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Federal laws have made great strides in helping to protect individuals from identity theft and stiffen punishment and penalties for offenders. Now, individual states are stepping up to impose laws of their own designed to prevent identity theft.
For example, in Jan. 2007, Michigan Governor Jennifer Granholm signed an identity theft protection bill into law that requires businesses in the state of Michigan to notify consumers when personal information has been illegally accessed or stolen. Prior to this time, businesses were not compelled to inform their customers of breaches to their systems.
Notifying consumers about a security breach gives them the opportunity to take protective and preventive measures to avoid identity theft. They can place fraud alerts on their credit reports, which pumps up monitoring of activity. Michigan is also considering the addition of a security freeze law that would allow consumers to “freeze” their credit reports from being accessed by anyone without their permission. Already adopted by more than 30 states, freeze laws have been likened to placing a padlock on your identity and could prove to be the most ‘bullet proof' form of identity theft prevention.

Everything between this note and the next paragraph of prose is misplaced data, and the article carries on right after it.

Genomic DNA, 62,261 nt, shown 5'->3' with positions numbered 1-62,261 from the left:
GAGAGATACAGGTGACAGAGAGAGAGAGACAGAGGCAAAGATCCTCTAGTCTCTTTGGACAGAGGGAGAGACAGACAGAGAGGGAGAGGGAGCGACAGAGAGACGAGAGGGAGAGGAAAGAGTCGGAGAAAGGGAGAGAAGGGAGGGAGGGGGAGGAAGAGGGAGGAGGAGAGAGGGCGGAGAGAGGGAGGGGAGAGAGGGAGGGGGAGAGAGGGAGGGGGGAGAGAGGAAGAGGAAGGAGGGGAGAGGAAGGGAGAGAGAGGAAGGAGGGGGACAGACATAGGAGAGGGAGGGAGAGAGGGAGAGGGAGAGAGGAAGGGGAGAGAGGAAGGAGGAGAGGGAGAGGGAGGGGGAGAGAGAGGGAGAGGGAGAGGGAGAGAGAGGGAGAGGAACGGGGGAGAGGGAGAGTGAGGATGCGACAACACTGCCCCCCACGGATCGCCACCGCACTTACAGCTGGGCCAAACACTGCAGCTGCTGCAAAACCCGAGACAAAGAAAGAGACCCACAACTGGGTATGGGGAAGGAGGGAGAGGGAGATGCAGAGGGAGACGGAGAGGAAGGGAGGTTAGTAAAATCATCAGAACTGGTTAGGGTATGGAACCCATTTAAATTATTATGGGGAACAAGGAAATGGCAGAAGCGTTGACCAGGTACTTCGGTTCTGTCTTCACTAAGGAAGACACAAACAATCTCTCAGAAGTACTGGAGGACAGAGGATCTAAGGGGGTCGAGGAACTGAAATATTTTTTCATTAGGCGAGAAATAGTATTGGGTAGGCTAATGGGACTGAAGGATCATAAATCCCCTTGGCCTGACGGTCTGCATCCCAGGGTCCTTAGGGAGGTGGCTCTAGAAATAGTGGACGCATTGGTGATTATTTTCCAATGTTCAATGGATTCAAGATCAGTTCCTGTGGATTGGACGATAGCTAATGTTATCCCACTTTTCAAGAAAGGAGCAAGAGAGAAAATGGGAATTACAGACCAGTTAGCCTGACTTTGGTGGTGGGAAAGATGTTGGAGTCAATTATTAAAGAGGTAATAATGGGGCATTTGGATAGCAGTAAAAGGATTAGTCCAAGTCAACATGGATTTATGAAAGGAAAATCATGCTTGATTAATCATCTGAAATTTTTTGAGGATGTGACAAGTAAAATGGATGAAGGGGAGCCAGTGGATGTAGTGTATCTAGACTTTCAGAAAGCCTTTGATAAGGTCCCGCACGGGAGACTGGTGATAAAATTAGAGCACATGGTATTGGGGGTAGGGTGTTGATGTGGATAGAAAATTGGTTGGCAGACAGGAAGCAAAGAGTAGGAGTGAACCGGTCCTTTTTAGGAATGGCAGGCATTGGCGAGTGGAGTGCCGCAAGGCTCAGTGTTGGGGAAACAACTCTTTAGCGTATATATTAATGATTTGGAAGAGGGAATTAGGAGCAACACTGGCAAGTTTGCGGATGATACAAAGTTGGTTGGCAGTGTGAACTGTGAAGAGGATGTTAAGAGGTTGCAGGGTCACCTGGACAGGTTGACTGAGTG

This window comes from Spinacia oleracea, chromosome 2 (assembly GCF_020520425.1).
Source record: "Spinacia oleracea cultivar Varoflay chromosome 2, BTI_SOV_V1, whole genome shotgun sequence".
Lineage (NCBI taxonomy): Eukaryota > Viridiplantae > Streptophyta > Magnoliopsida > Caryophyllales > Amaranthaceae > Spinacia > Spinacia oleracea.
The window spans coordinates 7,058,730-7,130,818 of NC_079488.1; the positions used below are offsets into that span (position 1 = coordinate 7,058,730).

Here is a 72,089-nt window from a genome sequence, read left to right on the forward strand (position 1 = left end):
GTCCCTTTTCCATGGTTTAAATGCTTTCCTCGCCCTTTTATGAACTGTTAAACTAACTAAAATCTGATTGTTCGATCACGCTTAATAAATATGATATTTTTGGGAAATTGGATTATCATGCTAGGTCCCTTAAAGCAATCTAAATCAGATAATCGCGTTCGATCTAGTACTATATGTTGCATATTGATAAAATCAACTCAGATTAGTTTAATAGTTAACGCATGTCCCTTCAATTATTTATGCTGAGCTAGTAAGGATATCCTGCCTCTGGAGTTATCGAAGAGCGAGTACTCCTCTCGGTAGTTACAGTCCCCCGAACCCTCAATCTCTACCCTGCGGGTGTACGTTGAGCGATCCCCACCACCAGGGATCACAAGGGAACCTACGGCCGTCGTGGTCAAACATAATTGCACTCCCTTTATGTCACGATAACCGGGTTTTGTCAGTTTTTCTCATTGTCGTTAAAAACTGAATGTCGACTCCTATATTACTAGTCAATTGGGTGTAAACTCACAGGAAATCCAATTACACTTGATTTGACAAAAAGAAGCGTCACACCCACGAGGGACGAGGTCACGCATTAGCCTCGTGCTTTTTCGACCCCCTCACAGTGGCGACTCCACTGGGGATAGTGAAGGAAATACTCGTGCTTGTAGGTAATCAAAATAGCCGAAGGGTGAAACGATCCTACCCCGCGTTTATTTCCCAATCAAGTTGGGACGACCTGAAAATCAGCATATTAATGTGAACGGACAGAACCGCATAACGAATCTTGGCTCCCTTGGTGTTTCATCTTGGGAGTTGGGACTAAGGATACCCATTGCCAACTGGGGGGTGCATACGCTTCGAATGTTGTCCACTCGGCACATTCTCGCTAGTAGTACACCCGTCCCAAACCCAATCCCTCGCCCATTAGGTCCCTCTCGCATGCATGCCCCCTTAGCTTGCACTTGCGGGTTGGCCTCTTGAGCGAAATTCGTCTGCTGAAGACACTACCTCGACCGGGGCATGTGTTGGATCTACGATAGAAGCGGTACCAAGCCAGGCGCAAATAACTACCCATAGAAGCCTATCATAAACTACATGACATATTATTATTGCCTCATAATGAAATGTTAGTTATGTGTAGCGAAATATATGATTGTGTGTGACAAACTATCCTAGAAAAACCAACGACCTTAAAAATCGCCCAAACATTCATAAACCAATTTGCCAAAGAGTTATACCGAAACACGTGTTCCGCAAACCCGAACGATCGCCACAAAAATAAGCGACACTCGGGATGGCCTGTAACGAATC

Along with requiring businesses to notify customers of a security breach, the new law imposes stiffer penalties for those who don't. If a company fails to contact consumers it can face fines up to $750,000 – the strongest penalty in the country.
To find out what your state laws are concerning identity theft prevention and protection, contact your state Attorney General's office.